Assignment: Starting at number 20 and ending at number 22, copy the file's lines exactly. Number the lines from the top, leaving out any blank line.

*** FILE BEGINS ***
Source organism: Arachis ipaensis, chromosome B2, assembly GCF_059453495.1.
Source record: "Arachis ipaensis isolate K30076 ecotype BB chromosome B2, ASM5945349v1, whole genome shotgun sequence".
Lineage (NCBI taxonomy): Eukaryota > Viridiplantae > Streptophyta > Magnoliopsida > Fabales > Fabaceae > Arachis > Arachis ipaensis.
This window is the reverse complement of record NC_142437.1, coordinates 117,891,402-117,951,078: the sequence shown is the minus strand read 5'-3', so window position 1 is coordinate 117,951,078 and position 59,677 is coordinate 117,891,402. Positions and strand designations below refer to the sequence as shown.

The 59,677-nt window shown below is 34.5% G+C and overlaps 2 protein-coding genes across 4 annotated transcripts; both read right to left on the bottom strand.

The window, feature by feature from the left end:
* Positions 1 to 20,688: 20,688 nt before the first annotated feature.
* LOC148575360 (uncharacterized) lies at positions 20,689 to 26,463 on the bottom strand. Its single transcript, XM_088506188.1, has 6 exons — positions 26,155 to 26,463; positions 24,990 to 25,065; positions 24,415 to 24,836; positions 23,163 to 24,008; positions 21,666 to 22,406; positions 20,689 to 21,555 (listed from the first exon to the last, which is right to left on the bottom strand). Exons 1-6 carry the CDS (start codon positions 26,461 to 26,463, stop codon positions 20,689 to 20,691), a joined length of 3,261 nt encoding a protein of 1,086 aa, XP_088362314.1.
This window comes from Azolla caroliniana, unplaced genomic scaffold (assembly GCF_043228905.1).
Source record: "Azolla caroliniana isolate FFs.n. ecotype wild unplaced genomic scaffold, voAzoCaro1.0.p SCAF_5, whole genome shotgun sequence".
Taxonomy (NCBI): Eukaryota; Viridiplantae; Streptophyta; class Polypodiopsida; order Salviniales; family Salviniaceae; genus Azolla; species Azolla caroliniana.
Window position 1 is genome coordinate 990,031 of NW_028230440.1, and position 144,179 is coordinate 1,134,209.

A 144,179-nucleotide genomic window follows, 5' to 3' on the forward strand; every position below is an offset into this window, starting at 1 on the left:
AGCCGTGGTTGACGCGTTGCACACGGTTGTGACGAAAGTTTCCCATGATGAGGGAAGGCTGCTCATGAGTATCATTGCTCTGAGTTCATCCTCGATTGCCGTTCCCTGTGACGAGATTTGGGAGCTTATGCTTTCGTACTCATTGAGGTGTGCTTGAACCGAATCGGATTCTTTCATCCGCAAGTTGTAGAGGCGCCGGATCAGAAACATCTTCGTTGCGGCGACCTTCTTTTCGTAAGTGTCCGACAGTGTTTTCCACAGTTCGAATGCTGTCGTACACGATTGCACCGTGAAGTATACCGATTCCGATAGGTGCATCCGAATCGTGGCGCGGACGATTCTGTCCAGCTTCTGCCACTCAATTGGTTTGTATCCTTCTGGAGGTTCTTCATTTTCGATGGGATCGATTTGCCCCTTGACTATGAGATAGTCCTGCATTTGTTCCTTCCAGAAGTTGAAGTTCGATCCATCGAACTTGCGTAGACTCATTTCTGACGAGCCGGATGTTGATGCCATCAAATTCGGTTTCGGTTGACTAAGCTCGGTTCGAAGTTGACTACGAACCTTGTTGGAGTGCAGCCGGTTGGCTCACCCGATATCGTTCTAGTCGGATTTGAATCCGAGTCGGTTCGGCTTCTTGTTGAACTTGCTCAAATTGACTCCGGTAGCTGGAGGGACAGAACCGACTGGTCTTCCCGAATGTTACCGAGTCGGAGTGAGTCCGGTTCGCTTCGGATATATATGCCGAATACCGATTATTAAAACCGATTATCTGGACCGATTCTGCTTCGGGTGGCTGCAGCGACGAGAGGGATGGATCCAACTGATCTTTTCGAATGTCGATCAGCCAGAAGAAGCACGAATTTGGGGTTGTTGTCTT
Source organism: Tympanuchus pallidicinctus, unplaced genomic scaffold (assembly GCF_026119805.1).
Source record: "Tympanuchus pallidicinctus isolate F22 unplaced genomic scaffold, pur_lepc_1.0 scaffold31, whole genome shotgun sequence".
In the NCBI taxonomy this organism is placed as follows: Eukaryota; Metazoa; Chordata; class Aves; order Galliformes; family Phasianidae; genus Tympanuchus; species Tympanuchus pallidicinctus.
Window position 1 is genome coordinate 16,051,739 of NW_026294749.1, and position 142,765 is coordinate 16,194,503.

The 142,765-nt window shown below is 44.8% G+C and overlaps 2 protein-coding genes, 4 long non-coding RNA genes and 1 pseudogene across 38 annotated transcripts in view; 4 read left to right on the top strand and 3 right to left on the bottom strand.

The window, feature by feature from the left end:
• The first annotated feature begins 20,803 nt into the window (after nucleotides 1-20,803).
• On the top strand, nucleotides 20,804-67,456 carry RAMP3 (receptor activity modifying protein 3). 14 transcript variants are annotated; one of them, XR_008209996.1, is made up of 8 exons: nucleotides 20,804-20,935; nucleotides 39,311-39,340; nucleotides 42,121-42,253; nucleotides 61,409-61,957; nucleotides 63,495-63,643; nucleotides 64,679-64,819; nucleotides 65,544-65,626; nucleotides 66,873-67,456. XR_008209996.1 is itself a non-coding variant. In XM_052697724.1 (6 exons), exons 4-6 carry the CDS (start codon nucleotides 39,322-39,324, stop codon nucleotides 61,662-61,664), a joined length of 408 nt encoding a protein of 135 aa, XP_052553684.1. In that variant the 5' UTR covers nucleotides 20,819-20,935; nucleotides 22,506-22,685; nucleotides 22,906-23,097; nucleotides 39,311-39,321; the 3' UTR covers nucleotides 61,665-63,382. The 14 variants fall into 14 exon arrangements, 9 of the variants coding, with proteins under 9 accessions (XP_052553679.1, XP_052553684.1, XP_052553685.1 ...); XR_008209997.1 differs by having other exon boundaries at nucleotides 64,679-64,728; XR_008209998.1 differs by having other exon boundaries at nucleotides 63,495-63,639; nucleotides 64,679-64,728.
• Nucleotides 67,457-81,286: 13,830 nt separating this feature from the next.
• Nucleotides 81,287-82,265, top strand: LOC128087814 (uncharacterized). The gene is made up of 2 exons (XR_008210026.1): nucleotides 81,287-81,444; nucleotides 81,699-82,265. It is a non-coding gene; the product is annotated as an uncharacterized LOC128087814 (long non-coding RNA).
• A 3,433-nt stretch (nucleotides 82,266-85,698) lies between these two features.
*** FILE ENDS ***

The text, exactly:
The window, feature by feature from the left end:
• The first annotated feature begins 20,803 nt into the window (after nucleotides 1-20,803).
• On the top strand, nucleotides 20,804-67,456 carry RAMP3 (receptor activity modifying protein 3). 14 transcript variants are annotated; one of them, XR_008209996.1, is made up of 8 exons: nucleotides 20,804-20,935; nucleotides 39,311-39,340; nucleotides 42,121-42,253; nucleotides 61,409-61,957; nucleotides 63,495-63,643; nucleotides 64,679-64,819; nucleotides 65,544-65,626; nucleotides 66,873-67,456. XR_008209996.1 is itself a non-coding variant. In XM_052697724.1 (6 exons), exons 4-6 carry the CDS (start codon nucleotides 39,322-39,324, stop codon nucleotides 61,662-61,664), a joined length of 408 nt encoding a protein of 135 aa, XP_052553684.1. In that variant the 5' UTR covers nucleotides 20,819-20,935; nucleotides 22,506-22,685; nucleotides 22,906-23,097; nucleotides 39,311-39,321; the 3' UTR covers nucleotides 61,665-63,382. The 14 variants fall into 14 exon arrangements, 9 of the variants coding, with proteins under 9 accessions (XP_052553679.1, XP_052553684.1, XP_052553685.1 ...); XR_008209997.1 differs by having other exon boundaries at nucleotides 64,679-64,728; XR_008209998.1 differs by having other exon boundaries at nucleotides 63,495-63,639; nucleotides 64,679-64,728.